Archaeologists discovered the remains of 28 African Americans at the 3300 block of Q Street NW in Georgetown from the early 1800s, prompting archeologists and historians to develop theories connecting the bodies to Georgetown’s slave trade and the Underground Railroad.
With one body fully analyzed and six others in a preliminary analysis, the process of identifying and tracing the remains has been slow but garnered renewed attention over the area’s history of slavery following the wave of racial justice protests this past summer.
The bodies on Q street are not an isolated instance of overlooked Black burial grounds in D.C.: the Mount Pleasant Plains Cemetery, the Columbian Harmony Cemetery, Moses Cemetery, and a cemetery in Loudoun County—each once a historic Black burial ground—have all been paved over in the last five years to build commercial developments. They became a park, the Rhode Island Avenue Metro Station, a parking lot, or were forgotten until one family helped draw attention to the history.
The D.C. Historic Preservation Office and Smithsonian’s anthropology department have been responsible for investigating the remains over the last 16 years, although bodies have been discovered ever since the early 1800s. Meanwhile, historical speculation continues, ranging from West African burial traditions for Black residents to evidence of the Underground Railroad’s pathway through D.C.
One independent research project, the Yarrow Mamout Project, has been working for the last five years to recover the body of Yarrow Mamout, an enslaved Muslim from West Africa who is said to have been buried in his garden. His portrait hangs in the Georgetown Public Library, and Charles Willson Peale, the painter, wrote an obituary describing Yarrow’s burial in his backyard that sparked many researchers to investigate the nearby area for his body.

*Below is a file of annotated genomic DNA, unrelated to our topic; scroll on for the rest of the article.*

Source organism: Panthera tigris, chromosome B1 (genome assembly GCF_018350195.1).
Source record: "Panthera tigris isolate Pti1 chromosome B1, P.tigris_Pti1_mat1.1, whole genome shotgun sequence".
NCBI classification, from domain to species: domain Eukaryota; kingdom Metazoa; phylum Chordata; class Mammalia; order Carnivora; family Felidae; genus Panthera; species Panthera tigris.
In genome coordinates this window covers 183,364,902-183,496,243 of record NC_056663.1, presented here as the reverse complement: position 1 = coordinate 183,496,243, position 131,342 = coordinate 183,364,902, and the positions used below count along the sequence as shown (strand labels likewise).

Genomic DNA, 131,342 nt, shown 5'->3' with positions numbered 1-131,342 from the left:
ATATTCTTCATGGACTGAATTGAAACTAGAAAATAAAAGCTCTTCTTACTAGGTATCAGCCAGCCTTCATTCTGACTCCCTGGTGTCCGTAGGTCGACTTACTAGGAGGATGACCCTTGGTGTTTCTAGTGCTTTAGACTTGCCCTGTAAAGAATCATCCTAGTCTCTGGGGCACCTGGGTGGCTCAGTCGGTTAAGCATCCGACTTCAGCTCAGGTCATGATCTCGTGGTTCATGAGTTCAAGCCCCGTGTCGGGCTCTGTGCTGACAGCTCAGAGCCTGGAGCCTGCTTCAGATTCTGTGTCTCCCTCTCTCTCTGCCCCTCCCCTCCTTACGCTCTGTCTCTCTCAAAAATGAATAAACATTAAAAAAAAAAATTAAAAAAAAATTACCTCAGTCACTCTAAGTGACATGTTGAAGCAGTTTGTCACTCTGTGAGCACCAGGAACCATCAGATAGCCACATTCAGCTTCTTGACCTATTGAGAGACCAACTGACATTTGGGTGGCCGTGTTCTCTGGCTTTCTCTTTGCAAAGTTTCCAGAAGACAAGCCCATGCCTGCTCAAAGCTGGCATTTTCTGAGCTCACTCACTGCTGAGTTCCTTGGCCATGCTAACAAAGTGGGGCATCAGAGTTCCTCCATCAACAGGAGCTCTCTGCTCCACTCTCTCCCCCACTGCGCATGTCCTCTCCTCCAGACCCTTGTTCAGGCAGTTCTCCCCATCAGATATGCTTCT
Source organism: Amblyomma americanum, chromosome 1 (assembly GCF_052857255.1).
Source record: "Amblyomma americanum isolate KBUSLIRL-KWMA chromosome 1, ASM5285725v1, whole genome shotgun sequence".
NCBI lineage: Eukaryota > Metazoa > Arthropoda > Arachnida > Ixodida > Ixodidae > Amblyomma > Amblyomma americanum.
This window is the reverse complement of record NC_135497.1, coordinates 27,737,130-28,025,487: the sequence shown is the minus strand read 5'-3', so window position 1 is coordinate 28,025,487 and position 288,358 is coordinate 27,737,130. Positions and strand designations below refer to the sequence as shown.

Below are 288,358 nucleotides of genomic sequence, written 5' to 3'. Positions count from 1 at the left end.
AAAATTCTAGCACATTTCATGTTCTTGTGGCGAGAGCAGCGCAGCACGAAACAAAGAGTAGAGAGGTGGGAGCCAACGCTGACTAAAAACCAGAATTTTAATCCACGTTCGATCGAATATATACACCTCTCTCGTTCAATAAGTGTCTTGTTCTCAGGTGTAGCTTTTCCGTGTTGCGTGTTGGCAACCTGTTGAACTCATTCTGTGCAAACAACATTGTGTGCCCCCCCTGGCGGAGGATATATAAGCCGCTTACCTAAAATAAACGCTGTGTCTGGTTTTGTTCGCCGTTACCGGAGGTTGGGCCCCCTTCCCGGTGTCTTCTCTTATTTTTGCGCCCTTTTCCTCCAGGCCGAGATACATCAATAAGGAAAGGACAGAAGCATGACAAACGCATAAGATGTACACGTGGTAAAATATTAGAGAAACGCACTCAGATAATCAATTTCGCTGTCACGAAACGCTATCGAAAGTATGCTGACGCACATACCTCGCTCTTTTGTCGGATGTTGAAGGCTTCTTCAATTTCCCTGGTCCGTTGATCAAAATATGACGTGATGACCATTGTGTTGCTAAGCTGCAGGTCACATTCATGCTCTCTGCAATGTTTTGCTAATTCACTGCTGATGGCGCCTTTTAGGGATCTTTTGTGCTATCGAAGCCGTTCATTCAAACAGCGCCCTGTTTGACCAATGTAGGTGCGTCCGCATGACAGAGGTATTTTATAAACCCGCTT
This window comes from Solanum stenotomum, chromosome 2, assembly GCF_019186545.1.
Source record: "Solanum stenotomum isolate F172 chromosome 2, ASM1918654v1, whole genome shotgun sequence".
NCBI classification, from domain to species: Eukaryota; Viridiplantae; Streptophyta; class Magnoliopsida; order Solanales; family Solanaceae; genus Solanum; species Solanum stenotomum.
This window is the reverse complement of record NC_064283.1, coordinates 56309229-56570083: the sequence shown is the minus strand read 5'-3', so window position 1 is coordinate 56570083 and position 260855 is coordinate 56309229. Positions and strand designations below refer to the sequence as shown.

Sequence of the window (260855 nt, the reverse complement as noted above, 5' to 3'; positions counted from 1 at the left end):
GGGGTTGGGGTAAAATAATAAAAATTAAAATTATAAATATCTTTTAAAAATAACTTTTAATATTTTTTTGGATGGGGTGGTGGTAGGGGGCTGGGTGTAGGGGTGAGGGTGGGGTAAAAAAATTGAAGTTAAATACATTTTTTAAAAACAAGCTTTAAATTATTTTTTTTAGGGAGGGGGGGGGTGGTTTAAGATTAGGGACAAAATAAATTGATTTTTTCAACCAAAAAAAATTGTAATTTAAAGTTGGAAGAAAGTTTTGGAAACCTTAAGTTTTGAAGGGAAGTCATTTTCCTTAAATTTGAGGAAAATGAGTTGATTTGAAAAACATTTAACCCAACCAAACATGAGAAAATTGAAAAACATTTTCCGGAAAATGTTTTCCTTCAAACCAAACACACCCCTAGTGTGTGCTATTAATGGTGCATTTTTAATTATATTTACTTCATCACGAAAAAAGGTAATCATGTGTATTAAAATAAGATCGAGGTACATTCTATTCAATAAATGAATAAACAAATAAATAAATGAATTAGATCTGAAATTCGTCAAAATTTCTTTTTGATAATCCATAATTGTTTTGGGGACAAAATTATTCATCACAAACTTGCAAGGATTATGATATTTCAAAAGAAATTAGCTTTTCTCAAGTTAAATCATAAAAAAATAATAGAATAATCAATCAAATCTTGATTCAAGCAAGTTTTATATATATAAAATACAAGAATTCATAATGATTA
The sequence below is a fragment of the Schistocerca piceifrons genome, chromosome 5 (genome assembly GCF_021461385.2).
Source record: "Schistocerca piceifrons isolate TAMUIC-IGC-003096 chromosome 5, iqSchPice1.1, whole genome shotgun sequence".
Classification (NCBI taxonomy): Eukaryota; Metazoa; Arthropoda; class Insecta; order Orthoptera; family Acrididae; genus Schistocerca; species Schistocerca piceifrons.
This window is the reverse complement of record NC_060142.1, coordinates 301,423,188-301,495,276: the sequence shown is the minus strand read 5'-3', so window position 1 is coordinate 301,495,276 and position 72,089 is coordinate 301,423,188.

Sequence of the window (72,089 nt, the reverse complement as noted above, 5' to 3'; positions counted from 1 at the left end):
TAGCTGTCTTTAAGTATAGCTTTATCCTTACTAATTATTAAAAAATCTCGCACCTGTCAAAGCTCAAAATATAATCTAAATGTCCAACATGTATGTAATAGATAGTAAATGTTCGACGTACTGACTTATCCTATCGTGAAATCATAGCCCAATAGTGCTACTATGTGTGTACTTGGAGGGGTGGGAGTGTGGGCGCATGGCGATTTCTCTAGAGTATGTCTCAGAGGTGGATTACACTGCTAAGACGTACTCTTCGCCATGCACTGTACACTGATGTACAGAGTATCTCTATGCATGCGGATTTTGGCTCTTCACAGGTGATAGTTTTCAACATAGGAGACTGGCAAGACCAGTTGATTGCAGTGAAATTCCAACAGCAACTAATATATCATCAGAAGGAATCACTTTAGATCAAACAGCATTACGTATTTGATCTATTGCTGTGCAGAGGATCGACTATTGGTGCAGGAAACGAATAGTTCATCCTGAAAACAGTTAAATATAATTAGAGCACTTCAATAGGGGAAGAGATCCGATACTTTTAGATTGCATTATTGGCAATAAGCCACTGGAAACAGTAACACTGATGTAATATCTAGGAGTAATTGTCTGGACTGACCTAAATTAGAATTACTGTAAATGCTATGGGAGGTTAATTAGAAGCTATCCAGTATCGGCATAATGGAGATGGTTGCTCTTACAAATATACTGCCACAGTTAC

The recent discoveries at Q street unearthed yet another connection to Georgetown’s history of enslavement and racial injustice. Last year’s Newtowne Neck State Park excavation in St. Mary’s County revealed the first physical connections to Jesuit slave-owning. The site uncovered broken clay tobacco pipes, ceramic cups, and rusty nails, as well as the outlines of buried cabins where enslaved people lived.
Other recent discoveries of the physical links to Georgetown’s history of enslavement include the land between Reiss Science Building and Arrupe Hall, which was once a Catholic cemetery for enslaved people in the Georgetown neighborhood from 1818 to 1833. During the construction of Arrupe Hall, workers unearthed a femur bone believed to belong to a person between the ages of 35 and 49 that was displaced during a transfer of the remains.
Georgetown University’s relationship with racial justice has shifted over the last several years to include a Working Group on Slavery, Memory, and Reconciliation, New Student Orientation programs devoted to racial justice, and work with the Black Survivors Coalition. The university, however, has yet to fully respond to student demands for material action on the GU272 Referendum, including a fund for the descendant community made up of a proportion of each student’s tuition.
The Jesuits founded several educational institutions like Georgetown and used enslaved labor to cultivate the land. When the institutions failed to produce a profit, the Jesuits, in 1838, sold 272 enslaved persons to erase their debt. Washington D.C. was the center of the enslaved trade after 1808 as the conduit between the north and the south, the year the international slave trade became illegal; Georgetown’s involvement in the trade of enslaved persons was strongly rooted in a sense of Jesuit paternalism.
In December of 2020, the African-American Burial Grounds Network Act was unanimously passed in Congress, creating opportunities to account for and preserve historic Black cemeteries and burial grounds as well as provide grant funding for research partners, reflecting the growing focus on this forgotten part of America’s past.
While the mysteries of the new remains found at Q St. have yet to be fully uncovered, archaeologists and historians must wait until COVID-19 restrictions can be lifted before continuing the investigations.